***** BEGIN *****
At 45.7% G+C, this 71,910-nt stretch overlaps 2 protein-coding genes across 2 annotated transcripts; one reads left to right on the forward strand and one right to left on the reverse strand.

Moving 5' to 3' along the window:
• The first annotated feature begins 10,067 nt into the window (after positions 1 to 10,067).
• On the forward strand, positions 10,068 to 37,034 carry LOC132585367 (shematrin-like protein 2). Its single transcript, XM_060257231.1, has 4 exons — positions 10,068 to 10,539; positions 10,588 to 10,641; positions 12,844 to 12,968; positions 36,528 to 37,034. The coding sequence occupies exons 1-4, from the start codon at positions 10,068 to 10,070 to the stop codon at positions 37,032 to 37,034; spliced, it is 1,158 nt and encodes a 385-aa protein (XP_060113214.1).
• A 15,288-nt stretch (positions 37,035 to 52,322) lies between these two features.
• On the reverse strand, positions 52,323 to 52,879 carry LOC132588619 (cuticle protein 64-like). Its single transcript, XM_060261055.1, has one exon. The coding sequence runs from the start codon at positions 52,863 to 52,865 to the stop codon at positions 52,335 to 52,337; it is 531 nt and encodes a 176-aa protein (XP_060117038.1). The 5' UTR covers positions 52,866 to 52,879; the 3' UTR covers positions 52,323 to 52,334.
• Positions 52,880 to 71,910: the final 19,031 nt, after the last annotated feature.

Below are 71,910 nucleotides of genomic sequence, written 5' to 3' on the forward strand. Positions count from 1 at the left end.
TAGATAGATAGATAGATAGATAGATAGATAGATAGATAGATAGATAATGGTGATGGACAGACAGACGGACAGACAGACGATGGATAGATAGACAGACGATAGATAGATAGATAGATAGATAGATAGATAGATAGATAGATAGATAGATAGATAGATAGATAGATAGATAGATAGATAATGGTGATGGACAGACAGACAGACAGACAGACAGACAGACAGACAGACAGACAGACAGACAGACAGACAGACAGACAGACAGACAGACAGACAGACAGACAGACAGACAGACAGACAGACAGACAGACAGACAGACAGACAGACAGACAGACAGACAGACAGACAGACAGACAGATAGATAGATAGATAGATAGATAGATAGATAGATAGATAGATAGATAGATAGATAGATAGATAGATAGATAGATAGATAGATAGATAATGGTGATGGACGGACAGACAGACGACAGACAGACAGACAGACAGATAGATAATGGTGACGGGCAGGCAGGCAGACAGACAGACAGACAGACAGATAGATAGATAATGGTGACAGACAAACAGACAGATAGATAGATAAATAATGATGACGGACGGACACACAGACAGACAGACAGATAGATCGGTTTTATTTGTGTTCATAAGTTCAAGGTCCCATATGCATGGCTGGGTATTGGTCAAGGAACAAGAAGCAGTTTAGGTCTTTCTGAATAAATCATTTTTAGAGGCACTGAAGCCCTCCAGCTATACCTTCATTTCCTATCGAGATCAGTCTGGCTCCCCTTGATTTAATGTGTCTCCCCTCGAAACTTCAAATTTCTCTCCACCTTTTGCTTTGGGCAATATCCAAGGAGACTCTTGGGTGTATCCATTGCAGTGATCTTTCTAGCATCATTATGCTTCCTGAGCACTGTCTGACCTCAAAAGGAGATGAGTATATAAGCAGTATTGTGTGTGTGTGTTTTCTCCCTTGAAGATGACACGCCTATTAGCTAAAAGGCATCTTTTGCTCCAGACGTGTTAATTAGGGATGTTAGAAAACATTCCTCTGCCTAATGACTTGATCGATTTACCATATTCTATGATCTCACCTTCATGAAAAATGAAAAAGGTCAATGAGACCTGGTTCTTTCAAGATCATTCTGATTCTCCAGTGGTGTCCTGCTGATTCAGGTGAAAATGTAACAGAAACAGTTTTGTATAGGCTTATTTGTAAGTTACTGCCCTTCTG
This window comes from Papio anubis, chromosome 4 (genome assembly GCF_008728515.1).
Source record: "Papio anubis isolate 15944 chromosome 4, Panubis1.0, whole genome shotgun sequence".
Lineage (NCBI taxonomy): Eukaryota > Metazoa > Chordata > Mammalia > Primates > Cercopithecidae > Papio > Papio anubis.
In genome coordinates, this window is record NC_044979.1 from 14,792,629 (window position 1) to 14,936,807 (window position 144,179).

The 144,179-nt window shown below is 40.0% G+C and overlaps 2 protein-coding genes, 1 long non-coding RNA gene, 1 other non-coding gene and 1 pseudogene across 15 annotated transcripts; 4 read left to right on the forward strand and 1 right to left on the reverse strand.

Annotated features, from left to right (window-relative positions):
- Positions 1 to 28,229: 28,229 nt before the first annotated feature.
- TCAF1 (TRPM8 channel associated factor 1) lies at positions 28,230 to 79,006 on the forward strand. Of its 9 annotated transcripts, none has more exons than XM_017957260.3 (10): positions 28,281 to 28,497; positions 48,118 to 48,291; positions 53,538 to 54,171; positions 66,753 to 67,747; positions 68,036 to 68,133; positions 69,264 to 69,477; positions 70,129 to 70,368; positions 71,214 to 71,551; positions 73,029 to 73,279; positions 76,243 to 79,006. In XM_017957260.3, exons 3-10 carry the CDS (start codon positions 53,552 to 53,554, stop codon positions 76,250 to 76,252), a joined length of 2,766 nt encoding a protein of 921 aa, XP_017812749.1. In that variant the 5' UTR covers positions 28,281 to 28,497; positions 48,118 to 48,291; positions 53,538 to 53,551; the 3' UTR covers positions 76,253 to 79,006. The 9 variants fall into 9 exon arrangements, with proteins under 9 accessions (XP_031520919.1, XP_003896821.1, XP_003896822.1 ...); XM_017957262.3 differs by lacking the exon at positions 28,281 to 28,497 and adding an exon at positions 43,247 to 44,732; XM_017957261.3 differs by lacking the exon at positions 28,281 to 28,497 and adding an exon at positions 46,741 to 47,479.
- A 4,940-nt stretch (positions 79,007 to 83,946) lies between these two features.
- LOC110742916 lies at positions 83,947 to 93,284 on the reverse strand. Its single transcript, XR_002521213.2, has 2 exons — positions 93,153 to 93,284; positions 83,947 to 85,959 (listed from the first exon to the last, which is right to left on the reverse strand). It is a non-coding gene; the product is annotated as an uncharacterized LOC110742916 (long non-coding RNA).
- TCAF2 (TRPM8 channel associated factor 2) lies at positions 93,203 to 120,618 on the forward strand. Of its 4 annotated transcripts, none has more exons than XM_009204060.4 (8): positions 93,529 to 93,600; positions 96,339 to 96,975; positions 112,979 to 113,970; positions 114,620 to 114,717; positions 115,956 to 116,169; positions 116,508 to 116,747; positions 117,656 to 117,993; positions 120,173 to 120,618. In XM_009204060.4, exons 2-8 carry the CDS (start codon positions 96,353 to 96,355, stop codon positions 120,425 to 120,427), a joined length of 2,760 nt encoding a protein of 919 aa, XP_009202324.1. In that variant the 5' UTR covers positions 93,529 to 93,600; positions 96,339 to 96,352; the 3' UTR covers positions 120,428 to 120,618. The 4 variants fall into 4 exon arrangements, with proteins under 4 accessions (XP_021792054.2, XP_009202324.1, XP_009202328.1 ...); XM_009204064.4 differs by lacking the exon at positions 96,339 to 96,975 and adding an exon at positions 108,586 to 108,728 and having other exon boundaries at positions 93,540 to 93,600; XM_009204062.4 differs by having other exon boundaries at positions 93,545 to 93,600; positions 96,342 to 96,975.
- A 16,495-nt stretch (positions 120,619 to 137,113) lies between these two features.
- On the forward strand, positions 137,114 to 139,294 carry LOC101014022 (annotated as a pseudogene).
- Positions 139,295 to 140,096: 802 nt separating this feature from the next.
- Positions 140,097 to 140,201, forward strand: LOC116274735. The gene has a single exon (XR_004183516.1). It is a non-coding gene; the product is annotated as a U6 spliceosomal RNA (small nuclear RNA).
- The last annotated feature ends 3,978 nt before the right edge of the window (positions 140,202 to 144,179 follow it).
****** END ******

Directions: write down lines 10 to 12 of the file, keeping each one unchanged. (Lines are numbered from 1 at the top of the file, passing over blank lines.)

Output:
This window comes from Papio anubis, chromosome 4 (genome assembly GCF_008728515.1).
Source record: "Papio anubis isolate 15944 chromosome 4, Panubis1.0, whole genome shotgun sequence".
Lineage (NCBI taxonomy): Eukaryota > Metazoa > Chordata > Mammalia > Primates > Cercopithecidae > Papio > Papio anubis.